You've seen one rerun, you've seem 'em all. Even M*A*S*H-aholics eventually get bored with the one about Hawkeye and the fumble-footed nurse. If CBS fears something like that before Georgetown faces Villa Nochance for the NCAA championship Monday, I have a suggestion:

Hire the Memphis State pompon squad, and hype the bejesus out of it. Promise 'em Patrick pounding Pinckney, of course, but also lots of cutaways to the sort of girlie gala that stirs some of us to consider auditing Econ. 103 in Elvisville next winter.

Brent, it's the only way to assure an audience.

For shows today, the one Georgetown offered against St. John's was better than the Memphis belles during halftime of the first game only because it lasted longer.

What happened the third time in four tries that Georgetown humbled St. John's this season was the same as Acts II and III. It also would be that way the 14th time they played. And the 24th, as long as the Hoyas had the proper incentive.

Realistically, the Redmen are to Georgetown as Alydar was to Affirmed. They are Douglas in debate with Lincoln, Gehrig in Ruth's shadow, brownies versus chocolate chip cookies.

Very, very good, but not quite the best.

This was no Lehigh the Hoyas ran off the court today. St. John's had three first-round NBA draftees panting about Rupp Arena in frustration and a fourth, Shelton Jones, unable to crack the lineup regularly.

Against a team that might wear the NCAA crown in many other years, Georgetown was too big and too fast, too deep, too quick and too accurate.

Name your tune, the Hoyas will dance to it. And better. They went at 78 rpm to gain control and 33 1/3 to maintain it.

This being a collegiate exercise, a question appropriate for Chris Mullin after the game would have been: what's round, a grainy brown and has tiny grooves?

If he failed to say "basketball," there's a reason. He hardly saw one this game. Fact is, Hoyas Coach John Thompson handled it about as often as the Redmen's ace.

That was because Georgetown assigned David Wingate to crawl inside Mullin's T-shirt and zoned the other four Redmen.

A box-and-one is what it's called, with Wingate chasing Mullin through and around brutal picks that St. John's used to try to free its usually unerring shooter.

"I try and deny him the ball," Wingate explained. "Try to keep his possessions down. That's what happened today (when Mullin could muster just eight shots).

"When he gets the ball, he's a great passer. He gets it into (center Bill) Wennington. That's when they also can hurt us."

This sounds so simple, but the sounds those at courtside heard yelled otherwise. They were the sounds of Wingate's body crashing to the floor.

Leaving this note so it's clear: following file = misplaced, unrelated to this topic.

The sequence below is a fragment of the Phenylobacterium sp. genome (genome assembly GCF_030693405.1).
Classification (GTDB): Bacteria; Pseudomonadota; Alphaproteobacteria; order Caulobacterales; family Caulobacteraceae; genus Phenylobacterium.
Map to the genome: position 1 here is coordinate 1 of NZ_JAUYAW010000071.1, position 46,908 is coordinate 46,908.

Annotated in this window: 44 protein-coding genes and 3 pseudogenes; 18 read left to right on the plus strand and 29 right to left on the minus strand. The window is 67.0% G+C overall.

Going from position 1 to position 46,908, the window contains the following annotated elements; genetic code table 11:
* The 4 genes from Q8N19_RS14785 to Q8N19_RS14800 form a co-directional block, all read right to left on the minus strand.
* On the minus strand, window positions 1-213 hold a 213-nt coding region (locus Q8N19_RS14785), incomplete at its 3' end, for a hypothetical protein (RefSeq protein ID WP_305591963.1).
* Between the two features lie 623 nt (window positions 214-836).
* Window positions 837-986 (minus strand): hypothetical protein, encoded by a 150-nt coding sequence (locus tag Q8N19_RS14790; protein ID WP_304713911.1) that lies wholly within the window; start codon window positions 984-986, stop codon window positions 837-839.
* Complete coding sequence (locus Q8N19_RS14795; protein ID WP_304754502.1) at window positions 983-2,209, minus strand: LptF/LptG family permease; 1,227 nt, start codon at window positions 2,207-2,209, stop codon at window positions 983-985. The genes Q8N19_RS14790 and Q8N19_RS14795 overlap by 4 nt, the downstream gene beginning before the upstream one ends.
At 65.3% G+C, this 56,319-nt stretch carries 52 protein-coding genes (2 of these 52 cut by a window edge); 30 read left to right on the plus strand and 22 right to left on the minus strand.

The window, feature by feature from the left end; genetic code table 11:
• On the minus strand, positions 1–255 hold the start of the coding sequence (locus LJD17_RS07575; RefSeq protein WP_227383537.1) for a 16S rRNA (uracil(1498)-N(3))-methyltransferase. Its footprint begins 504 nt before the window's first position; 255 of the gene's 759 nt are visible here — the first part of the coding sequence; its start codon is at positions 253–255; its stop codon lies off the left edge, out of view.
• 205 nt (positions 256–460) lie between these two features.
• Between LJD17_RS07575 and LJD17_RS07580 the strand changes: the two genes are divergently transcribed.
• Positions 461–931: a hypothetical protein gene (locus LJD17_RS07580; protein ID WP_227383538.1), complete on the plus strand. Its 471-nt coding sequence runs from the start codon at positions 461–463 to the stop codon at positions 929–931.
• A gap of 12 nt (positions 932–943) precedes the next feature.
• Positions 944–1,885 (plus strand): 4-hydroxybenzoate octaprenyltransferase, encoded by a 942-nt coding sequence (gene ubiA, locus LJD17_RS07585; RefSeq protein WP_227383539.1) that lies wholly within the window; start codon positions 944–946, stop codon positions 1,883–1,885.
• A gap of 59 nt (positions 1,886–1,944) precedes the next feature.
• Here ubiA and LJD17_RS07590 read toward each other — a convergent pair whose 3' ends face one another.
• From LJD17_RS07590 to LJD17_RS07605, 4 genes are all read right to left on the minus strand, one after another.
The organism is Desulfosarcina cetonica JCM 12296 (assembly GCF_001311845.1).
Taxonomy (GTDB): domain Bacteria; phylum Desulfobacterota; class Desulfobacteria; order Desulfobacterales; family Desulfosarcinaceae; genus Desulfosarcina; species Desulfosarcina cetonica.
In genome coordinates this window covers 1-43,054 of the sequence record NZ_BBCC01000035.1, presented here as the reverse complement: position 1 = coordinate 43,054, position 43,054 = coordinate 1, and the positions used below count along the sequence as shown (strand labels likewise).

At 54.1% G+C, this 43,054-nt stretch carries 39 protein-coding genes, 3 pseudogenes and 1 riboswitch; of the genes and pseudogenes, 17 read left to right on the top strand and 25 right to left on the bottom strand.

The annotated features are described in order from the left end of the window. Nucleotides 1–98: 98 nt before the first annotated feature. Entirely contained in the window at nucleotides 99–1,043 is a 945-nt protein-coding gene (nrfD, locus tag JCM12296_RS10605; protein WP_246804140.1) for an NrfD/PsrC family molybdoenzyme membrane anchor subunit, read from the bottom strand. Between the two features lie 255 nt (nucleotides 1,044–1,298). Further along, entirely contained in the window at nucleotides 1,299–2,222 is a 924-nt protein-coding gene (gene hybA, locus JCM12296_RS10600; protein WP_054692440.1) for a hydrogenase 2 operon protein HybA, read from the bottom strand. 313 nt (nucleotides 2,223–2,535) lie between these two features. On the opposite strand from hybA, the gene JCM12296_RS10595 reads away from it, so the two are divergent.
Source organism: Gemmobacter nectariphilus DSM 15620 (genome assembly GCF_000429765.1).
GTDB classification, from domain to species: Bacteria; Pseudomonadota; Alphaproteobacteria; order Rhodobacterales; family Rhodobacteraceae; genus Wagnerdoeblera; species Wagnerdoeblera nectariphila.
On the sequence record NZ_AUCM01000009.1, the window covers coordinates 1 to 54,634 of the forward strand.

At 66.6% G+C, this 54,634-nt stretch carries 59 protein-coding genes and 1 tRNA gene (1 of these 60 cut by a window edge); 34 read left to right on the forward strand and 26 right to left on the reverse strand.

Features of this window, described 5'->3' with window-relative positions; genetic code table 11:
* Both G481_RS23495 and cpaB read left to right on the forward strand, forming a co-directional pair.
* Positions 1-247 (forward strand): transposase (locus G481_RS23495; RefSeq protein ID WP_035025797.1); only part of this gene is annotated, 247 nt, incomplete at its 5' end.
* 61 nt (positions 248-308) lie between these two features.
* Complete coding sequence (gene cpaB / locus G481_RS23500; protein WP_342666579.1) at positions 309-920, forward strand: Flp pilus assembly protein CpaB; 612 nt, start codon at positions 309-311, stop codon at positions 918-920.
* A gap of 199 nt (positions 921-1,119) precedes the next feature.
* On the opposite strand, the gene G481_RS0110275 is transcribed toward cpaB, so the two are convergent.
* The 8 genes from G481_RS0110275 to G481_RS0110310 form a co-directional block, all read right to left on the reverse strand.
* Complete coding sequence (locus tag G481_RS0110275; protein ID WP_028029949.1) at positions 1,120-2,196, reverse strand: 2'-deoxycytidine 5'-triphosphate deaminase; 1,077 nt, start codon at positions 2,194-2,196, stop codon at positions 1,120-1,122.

Mullin once cut from one side of the base line to the other. Wingate wormed his way safely past Wennington and seemed about to join Mullin again when Walter Berry intruded.

Picks are not supposed to move, but Berry slid to his left and laid an enormous hip to Wingate. Some NFL linemen are less effective on trap plays.

Wingate flopped to the floor.

In the past, Thompson has recruited players who delight in such drudgery, or who realize that defense justifies their basketball existence.

Such as Mike Riley, Eric Smith and Gene Smith have become cult heroes to purists enthralled by anyone willing to work the dirty end of the court as well as the glamorous one.

Until Thompson whispered gently in his ear, or perhaps not, Wingate's first instincts were offense. And when he took as many shots as Mullin today -- and scored four more points -- the Hoyas could cruise.

Defense usually takes work by fans to appreciate. But the box-and-one features the fox as well as the harried hen. So most of Wingate's wonderful work was obvious.

But not all.

Willie Glass once slipped around Patrick Ewing and seemed to have created a path to an easy layup. Hardly. Wingate was quick enough to leave Mullin and slap the ball out of bounds as Glass was gathering it for a dunk.

Another time Wingate flew half the length of the court to flick the ball from a red-faced Redman and to a Hoya. Such enthusiasm is well beyond the call of duty, except this game was well beyond ordinary.

This meant that Thompson was even more excited than usual, and that he would be especially helpful to the officials. They do not always appreciate his advice, but seem to tolerate it more than with most coaches.

At the end of the first half, Thompson, livid that a foul had not been called, ended a tantrum by picking up the ball and angrily tossing it in front of an official.

Thompson seemed willing to settle for a technical foul; the gesture certainly seemed to merit one. Had, say, Bob Knight pulled such a stunt, the other team might have an extra point before the first tick of the second half.

Nothing was called.

That had absolutely no effect on the outcome, and in fact might have been a makeup. Earlier in the first half, Glass blatantly leg-whipped Ralph Dalton to the floor; that apparently flagrant act went unpunished.

Difficult as it might be to believe, St. John's played well. Hard and intelligently. Once again, Georgetown got greedy, as has happened so often.

All that was at stake the one time St. John's beat Georgetown was No. 1 in a poll; the Hoyas can grab a little thing like that any old time.

So here we are again. Given a fourth chance, St. John's still couldn't cope. Villanova will be getting its third try at the Hoyas this season. The losses have been by two points, in overtime, and seven.

Make it 10 Monday.